Pod Cast


I love okra

In all of its mucilaginous glory

Okra. Gumbo. Whatever you want to call it

That seed pod fruit of the plant related to the hibiscus and mallow family of plants

Abelmoschus esculenus

Father of mallows, edible for men

Literal translation of the Latin name

Don’t know who came up with that, but it does make sense

Where is it from?

I don’t know. I don’t care

Does it even matter if it’s from Ethiopia? West Africa? Asia?


Not to me

I buy mine at the downtown or Mount Pleasant farmers’ markets. I’ve been known to throw an elbow at a matron or two fighting for the smaller pods. (See below)

For supper on a recent Sunday after a day of eating, I fried up a mess of gumbo. In deep fat. Stunk up the kitchen, but, oh, Lawd, it was worth it

Served it with some ketchup, some hot sauce, some ranch dressing

We gobbled it down

No other dish on our little bread plates

Here’s the receipt. Have no fear of frying, but do wear an apron as the grease splatters. And, do use a deep pot/Dutch oven. And, do use a candy/frying thermometer

Don’t forget to soak in the buttermilk

Fried Okra

A mess of small okra (1-2 lbs). I don’t buy pods bigger than a little finger as they are too fibrous otherwise

Buttermilk – 2 cups worth

Hot sauce

Cornmeal – 1 cup

Seafood breader – I use House Autry – and trust me on this – use the seafood breader – 1 cup



Red pepper

Crisco – either the oil or the solid. About 3 cups worth

Candy thermometer

Newspapers and brown paper bags

About 45 minutes before serving, cut okra into one inch pieces, removing the cap and the tip

Place sliced okra into a bowl and cover with buttermilk and give a few dashes of hot sauce, some salt, some pepper

Meanwhile, heat oven to 250 degrees and line a cookie sheet with newspaper and top with a brown paper bag or two

In a bowl, combine the cornmeal and seafood breader

After the okra has soaked for 15 minutes, begin to heat oil/crisco/fat slowly over medium heat

Using the candy thermometer, measure the temperature of the oil/crisco/fat. It needs to be at 350 degrees.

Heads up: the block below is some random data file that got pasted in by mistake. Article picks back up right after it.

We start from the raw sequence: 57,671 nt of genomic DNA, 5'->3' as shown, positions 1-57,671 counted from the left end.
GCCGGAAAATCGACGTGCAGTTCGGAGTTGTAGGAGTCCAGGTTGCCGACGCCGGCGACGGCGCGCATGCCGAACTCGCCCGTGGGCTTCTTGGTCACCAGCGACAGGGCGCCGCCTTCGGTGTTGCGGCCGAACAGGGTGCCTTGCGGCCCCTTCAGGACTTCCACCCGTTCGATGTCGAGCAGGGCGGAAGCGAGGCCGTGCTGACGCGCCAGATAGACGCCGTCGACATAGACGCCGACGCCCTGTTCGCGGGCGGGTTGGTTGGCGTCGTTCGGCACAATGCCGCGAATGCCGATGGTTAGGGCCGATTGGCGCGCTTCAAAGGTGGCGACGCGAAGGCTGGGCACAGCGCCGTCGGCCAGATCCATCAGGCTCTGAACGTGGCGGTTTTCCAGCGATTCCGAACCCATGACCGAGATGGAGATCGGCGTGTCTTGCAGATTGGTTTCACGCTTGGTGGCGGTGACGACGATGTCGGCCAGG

After the okra has soaked in the buttermilk for 30 minutes, coat in the bowl with the meal and breading. Dredge it well

Once the oil reaches 350, fry the okra in batches. I add the okra by hand, and I do a good handful at a time – about a cup – and fry for five minutes or until golden brown. You may get a few grease pops, but you’re a strong, fighter type. I know it. Stir it once or twice while it’s frying.

Watch the heat in the pot as you don’t want it too cold. The temperature drops with each batch of okra. Also, don’t want the heat to get over 375 or the okra will scorch

Once the first batch is done, transfer those golden nuggets to the brown paper bag lined cookie tray and place in the oven. I use a long handled slotted spoon. One of those mesh fry rigs used on the cooking channels would be great for removing the hot okra from the pot

The okra will hold while each batch fries

You can’t mess it up if your oil is hot and you have no fear

No fear of frying. No fear of making a mess. No fear of stinking up the kitchen

Before serving, sprinkle the hot okra with a little sea salt or Kosher salt

Don’t worry about leftovers. There won’t be any

Corn meal flaked fantasy right there

2 thoughts on “Pod Cast

  1. Well now, that is a truly divine sharing. Love love. Thank you so much…fry em , steam or grill..you just gotta eat em. 👏💥👍

    Sent from my iPad



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